Under the New Covenant all Christians are priests (1 Pet. 2:9), and true worship can only be performed by those who are in the priesthood. But there are many today who want to change the conditions of priesthood. Many have endorsed the change that, instead of requiring certain conditions specifically required by God for priesthood (namely belief, repentance, confession, and immersion), all one has to do is pray to God and he is automatically a priest. Unfortunately, calling someone by a title does not make them such before God. Many have followed Jeroboam’s footsteps in this matter instead of God’s.
Jeroboam changed the time of worship. Instead of retaining the commands of God when it came to the feasts and ordinances, Jeroboam decided to incorporate his own desires. Verse 32 reports that he instituted a feast on the 15th day of the 8th month. The problem was that God had instituted no such feast. He had instituted a feast on the 15th day of the 7th month (Num. 29:12), but Jeroboam wanted to do it his way, so the time of worship was changed.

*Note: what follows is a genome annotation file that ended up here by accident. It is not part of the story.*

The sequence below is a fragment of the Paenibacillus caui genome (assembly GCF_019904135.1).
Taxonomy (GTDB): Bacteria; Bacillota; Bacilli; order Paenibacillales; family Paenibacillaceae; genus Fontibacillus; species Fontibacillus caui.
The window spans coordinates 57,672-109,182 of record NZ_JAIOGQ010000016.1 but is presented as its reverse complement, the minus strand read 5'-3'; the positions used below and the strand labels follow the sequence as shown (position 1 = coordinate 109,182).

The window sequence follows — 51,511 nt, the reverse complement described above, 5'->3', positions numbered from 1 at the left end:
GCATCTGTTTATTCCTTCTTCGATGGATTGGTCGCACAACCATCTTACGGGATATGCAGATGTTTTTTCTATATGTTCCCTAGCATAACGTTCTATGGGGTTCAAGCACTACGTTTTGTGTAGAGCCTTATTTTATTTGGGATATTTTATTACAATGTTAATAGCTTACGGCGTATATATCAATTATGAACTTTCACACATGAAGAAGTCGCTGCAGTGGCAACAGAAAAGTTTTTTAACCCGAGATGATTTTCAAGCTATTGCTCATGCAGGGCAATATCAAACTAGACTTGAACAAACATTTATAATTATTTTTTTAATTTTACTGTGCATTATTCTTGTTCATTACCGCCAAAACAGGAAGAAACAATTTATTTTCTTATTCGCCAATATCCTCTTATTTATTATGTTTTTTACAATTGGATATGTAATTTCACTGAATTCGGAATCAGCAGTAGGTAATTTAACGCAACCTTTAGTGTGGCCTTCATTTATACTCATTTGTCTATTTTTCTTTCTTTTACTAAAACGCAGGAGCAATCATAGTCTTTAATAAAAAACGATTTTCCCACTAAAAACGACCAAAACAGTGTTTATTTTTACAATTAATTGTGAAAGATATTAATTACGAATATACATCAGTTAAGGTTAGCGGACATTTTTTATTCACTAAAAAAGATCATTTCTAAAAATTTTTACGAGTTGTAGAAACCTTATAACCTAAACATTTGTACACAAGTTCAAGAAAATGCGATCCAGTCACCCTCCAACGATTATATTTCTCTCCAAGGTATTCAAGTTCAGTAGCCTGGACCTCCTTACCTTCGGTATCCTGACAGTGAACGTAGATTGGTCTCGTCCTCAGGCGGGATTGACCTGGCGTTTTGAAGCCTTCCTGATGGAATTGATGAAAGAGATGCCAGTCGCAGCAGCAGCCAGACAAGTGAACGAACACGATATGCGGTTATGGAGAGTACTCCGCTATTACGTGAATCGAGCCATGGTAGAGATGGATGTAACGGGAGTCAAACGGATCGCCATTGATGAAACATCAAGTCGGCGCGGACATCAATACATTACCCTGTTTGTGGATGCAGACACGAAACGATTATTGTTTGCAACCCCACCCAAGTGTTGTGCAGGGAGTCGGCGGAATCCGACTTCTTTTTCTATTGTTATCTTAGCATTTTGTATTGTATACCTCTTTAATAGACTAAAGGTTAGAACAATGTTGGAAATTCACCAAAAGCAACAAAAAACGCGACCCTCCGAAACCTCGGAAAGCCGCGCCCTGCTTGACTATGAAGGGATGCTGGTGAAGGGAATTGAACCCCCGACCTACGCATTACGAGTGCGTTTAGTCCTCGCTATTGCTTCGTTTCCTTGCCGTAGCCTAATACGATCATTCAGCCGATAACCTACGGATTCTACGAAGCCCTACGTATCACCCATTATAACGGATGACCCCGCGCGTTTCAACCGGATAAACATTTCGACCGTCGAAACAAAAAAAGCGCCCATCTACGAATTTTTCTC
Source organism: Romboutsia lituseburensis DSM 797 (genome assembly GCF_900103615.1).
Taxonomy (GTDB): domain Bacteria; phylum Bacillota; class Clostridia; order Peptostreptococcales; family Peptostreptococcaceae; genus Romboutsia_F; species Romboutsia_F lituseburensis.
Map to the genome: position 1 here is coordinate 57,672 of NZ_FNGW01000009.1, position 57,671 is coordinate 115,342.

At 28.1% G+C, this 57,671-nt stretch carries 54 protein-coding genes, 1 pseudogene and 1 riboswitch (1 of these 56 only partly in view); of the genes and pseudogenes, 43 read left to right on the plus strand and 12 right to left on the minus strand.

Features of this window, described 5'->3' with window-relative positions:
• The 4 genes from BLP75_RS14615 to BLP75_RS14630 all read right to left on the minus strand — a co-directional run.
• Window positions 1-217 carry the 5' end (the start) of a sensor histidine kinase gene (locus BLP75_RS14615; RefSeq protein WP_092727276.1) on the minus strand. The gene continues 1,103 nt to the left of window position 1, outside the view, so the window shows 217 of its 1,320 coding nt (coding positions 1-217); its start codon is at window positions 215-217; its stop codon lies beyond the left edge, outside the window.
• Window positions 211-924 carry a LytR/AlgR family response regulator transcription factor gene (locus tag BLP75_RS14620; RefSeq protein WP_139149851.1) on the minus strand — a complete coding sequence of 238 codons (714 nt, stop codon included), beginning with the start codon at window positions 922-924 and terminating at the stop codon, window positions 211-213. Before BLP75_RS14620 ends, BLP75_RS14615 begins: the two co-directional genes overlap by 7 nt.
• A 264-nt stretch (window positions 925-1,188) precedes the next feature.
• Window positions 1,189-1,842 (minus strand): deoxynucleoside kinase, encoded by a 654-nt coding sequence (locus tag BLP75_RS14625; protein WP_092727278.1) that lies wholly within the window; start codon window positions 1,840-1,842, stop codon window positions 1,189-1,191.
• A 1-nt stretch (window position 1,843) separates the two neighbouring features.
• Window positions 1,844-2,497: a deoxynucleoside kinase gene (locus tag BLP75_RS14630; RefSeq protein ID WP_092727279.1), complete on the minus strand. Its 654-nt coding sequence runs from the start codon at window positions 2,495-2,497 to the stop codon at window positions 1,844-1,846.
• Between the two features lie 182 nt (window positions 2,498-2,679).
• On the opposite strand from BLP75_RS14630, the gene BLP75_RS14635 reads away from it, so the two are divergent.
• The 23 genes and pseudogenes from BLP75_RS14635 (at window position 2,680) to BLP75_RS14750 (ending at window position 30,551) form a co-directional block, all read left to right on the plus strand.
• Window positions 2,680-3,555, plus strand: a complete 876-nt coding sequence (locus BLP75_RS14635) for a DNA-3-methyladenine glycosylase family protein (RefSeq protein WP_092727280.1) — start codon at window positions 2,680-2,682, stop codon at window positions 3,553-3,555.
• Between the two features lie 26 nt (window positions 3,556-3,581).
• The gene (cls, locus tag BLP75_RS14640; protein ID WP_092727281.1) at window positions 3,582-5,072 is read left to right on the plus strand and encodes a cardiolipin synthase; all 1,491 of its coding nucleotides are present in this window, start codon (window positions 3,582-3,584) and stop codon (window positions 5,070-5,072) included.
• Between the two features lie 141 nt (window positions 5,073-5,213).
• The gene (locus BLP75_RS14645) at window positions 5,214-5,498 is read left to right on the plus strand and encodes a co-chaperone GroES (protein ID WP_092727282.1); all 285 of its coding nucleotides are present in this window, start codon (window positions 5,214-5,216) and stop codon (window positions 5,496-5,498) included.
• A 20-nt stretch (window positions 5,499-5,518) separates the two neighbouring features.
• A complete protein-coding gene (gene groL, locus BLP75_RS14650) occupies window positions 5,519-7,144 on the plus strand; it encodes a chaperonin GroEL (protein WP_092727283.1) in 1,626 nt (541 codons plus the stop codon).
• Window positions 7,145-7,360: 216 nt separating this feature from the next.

There are those in the religious world today who seek to follow the same pattern. The first day of the week is the day when the disciples of Christ gathered to worship. Though they would come together almost daily to fellowship, serve, and work for the Master; the first day of the week was when they gathered to fulfill the commands of worship. Today there are those who would argue that the day of worship does not matter. They hold worship services on Saturday, Thursday or any other day of the week, and do those things only authorized on the first day of the week. Such is following the example of Jeroboam, not Jesus’ disciples.
Jeroboam made many changes to the worship of God, the same forms and styles of changes that are prevalent in our society today. God lashed out against Jeroboam and punished him for his deeds. Man should not expect God to react any differently today. The judgment may not come while on this earth, but it will be laid to account on the day of judgment. We do not have the right to change the worship God relayed to us through his word. To do so is to put our trust, not in God, but in ourselves, something that never works out well for mankind. Let us retain true worship before God, in spirit and truth, after the pattern given in Scripture, that it might be acceptable and beautiful in his sight.